World Cup Managers enter nail biting season

On Friday Crystal Palace boss Roy Hodgson confirmed Ruben Loftus-Cheek’s ankle injury is worse than originally reported and may require surgery. Asked if Loftus-Cheek would be fit for the World Cup, Hodgson responded with the unscientific answer ‘I don’t know.’ With the World Cup 4 months away every weekend between now and mid May will be a nervous time for World Cup managers as they wait to hear if one of their possible squad has gone down injured and how much time they’ll need to get fit for selection.

With England picking almost exclusively from the Premier League which has no mid season break the anxiety is pumped up even further. It’s not that you’re more or less likely to get a bad injury because there’s no winter break but minor knocks picked up early season become more serious when there’s no recovery window and additional knocks making the minor injury worse- the obvious example being David Beckham’s infamous 2002 broken metatarsal bone.

Inevitably England and most other nations heading to Russia will arrive minus a player or 2 who was at least under consideration for selection, the key to success as exemplified by Germany in 2014 (who were missing Marco Reus) is having a depth of options across the squad.

World Cup 2002- Gary Neville, Steven Gerrard (& then Danny Murphy)

England had renewed belief in its national side after winning their qualifying group for the 2002 World Cup at the expense of Germany. But star player David Beckham suffered a broken metatarsal playing in the Champions League quarter finals. Beckham was doubtful for the World Cup opener, but things got worse in the semi finals with right back Gary Neville suffering a near identical injury and was immediately ruled out of the trip to Japan.

Meanwhile Steven Gerrard had established himself early in Sven Goran-Eriksson’s side at Number 4 and was set to start in Japan if he could just get through the last meaningless game of Liverpool’s season- he couldn’t! It was a hammer blow to the England manager already sweating on the fitness of Beckham and worse still left-wing Kieron Dyer also went down only minutes after Gerrard and was listed doubtful- Dyer & Beckham both made it to Japan 80% fit but there was no miracle cure for Stevie G.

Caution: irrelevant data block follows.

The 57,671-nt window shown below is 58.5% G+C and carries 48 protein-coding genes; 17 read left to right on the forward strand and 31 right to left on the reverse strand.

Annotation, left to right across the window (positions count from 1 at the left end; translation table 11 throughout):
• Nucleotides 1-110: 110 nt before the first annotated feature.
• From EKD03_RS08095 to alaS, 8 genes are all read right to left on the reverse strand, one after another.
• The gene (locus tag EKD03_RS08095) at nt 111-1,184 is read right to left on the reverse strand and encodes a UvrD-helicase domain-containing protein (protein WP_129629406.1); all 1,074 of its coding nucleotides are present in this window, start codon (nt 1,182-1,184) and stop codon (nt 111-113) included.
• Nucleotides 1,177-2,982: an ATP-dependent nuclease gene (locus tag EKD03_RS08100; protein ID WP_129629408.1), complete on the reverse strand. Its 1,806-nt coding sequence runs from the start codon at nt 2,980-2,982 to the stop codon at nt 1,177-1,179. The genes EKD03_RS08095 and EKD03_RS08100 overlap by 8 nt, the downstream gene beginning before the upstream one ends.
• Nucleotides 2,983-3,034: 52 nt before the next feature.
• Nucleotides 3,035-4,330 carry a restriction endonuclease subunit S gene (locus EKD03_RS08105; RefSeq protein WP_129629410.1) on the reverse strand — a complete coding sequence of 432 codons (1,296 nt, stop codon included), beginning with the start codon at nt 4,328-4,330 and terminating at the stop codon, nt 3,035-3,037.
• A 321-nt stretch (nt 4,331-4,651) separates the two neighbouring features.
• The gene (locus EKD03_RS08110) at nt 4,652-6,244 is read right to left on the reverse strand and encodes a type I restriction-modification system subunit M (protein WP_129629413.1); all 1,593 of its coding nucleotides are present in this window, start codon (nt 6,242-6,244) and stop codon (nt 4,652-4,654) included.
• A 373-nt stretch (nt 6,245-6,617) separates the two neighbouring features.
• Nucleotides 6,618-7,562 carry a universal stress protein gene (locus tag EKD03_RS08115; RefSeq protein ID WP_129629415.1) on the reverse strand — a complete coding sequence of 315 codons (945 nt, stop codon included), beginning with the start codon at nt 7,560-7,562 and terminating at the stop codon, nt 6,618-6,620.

Who replaced Stevie & Nev?

Danny Mills was coming off the best 2 years of his career with Leeds and was a natural replacement for Neville. Liverpool teammate Danny Murphy was called up to wear the number 4 shirt with Nicky Butt and Owen Hargreaves contesting the holding midfield position in the first 11.

Then hours before the final squad was to be submitted Murphy went down with yet another broken metatarsal and West Ham winger Trevor Sinclair became the 11th hour call up to wear the cursed number 4 jersey.


Were they missed?

Not much- this was a case of finding the right formula with fewer star men. With Gerrard out Butt played his natural holding role allowing Paul Scholes a freer role in attacking midfield, meanwhile Sinclair who came in when Hargreaves suffered an injury provided pace down the left and could get in behind opposing fullbacks.

Meanwhile Mills got off to a rocky start making a weak defensive header that lead to Sweden’s equaliser in the opener, however he did little else wrong over the next 4 games. Butt was England’s best player in the tournament and man of the match in the crucial second match against Argentina. Perhaps when needing a late goal against Brazil Gerrard’s drive from midfield would have been useful as England tired in the midday sun and ultimately England went out in the quarter finals.

But Eriksson learned the wrong lessons in Japan and would crowbar his best midfield players into the lineup in 2004 & 2006- in 2002 he put together a perfectly balanced side that got closed than any England side since 1990.

What might have been rating 3/10

World Cup 2010- David Beckham & Rio Ferdinand

Following a fine qualifying campaign confidence was high as England geared up for South Africa. But things started to slide when David Beckham ruptured his Achilles playing for AC Milan. Beckham was by this stage of his career an impact sub who provided calm authority on the ball in the final third of games.


On arriving in South Africa captain Rio Ferdinand was injured an a training ground mix up with Emile Heskey- the last player you’d expect to do something clumsy! It was a sign of things to come.

Who stood in?

With Beckham out Capello opted for the similar pace merchants Aaron Lennon & Shaun Wright-Phillips and drafted in an out of form Joe Cole to provide creativity. Spurs in-form defender Michael Dawson was called up to replace Ferdinand in the squad with the talented but medically delicate Ledley King taking his place in the starting line-up.